Islamic finance now able to lead head on, according to Sultan Nazrin


KUALA LUMPUR (September 23): The Islamic finance industry’s response to the Covid-19 pandemic has shown it can lead head on, instead of just following consensus, Sultan of Perak Sultan Nazrin said Muizzuddin Shah.

The Sultan, who is also the royal patron of Malaysia’s Islamic Finance Initiative, said the great potential of Islamic finance to lead a fair global economic recovery is demonstrated by the actions of the Islamic Development Bank ( BID) during the pandemic.

“Of all the Multilateral Development Banks (MDBs), the IDB has perhaps had the greatest positive impact during the pandemic with a few of its initiatives. After the World Bank, the IDB holds the second largest subscribed capital of all MDBs with US $ 70 billion (US $ 1 = RM 4.19).

“What we must seriously consider [now] is how to instill Maqasid values ​​into the very architecture of operational Islamic financial services, ”he said in his special opening speech at the 12th SC-OCIS Virtual Roundtable today.

He believes that the Maqasid philosophy had not yet been fully embraced in all industry operations in order to bridge the age-old divide between “God and Mammon”.

“We now need to be even more proactive in developing a common set of social goals for the sector based not only on global best practices but also on Maqasid.

“This will allow us to produce the real social impact that we so badly need,” he said.

The Sultan said the urgency of the challenges facing humanity cannot be overstated as the Islamic system of economic and financial intermediation, based on the principles of Maqasid al-Shariah, becomes more relevant than ever.

“I sincerely hope that the industry will rise to this vital challenge and establish a strong and practical agenda for transformative change based on Maqasid,” he said.

Sultan Nazrin said that the current era is characterized by populist and increasingly polarized politics, growing inequalities, racial and gender-based discrimination and violence, and intergenerational tensions over climate change.

“There are many flashpoints of potential conflict, all of which have been exacerbated by the pandemic. What they reflect is an underlying fraying of existing social contracts, which may no longer be fit for purpose.

“There is a growing feeling that our systems are too heavily biased against the interests of the majority. Too many people feel like they are only scratching the harsh new climate, or worse, being left behind. The existing resentments and divisions are deepening, ”he said.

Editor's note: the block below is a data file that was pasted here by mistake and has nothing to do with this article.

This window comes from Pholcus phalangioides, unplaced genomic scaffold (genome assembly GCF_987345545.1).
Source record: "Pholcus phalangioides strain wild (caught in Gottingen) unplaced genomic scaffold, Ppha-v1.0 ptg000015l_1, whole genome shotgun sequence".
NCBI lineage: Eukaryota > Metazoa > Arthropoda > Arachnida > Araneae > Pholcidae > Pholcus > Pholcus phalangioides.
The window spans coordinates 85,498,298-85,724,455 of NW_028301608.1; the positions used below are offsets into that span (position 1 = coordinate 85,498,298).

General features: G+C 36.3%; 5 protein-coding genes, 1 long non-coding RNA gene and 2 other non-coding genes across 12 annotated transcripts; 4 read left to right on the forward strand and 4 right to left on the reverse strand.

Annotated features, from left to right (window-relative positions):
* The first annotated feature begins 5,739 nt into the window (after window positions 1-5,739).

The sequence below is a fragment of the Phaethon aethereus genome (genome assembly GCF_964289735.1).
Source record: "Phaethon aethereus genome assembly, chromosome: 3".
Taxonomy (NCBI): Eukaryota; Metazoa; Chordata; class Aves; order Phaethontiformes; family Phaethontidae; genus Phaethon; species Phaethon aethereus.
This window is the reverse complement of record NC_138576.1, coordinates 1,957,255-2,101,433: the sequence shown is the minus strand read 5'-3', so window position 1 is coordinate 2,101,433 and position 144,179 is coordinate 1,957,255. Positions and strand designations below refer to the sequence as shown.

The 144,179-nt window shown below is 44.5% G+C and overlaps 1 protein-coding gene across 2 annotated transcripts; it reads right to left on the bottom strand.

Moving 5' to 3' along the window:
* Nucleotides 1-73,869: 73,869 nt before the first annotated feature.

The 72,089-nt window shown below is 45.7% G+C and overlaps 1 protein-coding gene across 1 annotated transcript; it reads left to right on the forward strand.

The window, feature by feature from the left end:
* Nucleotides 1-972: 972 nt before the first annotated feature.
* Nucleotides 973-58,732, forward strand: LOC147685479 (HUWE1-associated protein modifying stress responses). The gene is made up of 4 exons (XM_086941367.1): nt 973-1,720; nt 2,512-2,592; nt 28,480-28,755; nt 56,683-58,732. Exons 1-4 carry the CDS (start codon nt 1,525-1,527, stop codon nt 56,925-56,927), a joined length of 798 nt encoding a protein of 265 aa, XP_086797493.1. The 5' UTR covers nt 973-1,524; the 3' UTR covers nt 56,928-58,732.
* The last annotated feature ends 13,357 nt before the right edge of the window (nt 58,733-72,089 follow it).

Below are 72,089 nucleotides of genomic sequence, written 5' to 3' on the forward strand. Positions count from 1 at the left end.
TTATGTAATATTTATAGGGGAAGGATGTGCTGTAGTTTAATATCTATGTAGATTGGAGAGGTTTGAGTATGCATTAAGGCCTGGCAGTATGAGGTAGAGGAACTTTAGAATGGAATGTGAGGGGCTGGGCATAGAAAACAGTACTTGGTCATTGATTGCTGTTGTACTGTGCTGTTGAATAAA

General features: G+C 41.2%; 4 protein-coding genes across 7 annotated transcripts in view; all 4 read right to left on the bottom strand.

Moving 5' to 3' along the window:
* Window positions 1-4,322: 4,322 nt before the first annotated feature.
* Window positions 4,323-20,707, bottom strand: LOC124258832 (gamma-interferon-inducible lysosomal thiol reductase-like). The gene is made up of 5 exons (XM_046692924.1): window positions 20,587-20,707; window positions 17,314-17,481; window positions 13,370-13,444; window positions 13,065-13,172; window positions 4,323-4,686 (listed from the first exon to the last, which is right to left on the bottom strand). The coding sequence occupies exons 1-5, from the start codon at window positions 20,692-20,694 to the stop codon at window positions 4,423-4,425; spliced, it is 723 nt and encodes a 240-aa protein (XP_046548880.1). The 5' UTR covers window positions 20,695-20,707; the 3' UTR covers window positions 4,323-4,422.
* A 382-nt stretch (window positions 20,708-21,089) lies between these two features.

Fortunately, in the area of ​​Islamic finance, the Maqasid philosophy provides the ideal model for dealing with these troubling dynamics, said Sultan Nazrin.

“This gives us a basis to forge a transformative change agenda that aims to heal those divisions and bridge those divisions. It is now up to us to deliberate, consult and formalize this common agenda, ”he declared.

Sultan Nazrin said this program must combine the rule of law, shared values, risks and rewards, and equal opportunity in order to harness the resources and talents of each in the pursuit of the greater good. .

“This program should introduce ‘Maqasid social goals’ as the standard towards which all of our financial institutions should strive.

“These goals, developed in consultation with regulators and industry bodies, should be incorporated into the constitutions of all companies and institutions involved in the Islamic finance space,” he said.

According to Sultan Nazrin, social goals should include, inter alia, adopting an ‘impact investing’ approach by ensuring that all transactions and products contribute to the broader social agenda, and strengthening good governance and oversight mechanisms to minimize damaging corruption and cronyism. .

The goals should also aim to tackle inequalities by improving the access of minority groups and women to education, employment and services of all kinds, as well as ensuring decent wages and working conditions. .

It must also harness fintech and digitization, so that all operations are implemented as efficiently as possible, thereby maximizing positive social impact and promoting new connections between finance and philanthropy, for example, through public-private partnerships (PPP).

“P3s are a key area where financial and philanthropic goals can coincide for the greater good. They play a particular role in financing infrastructure investments.

“After being almost at a standstill during the pandemic, infrastructure development now has the potential to serve as an important driving force in post-pandemic economic recovery. One estimate places the current pipeline of global infrastructure projects at $ 12 trillion, with rail and renewables being the main sectors, ”he added.

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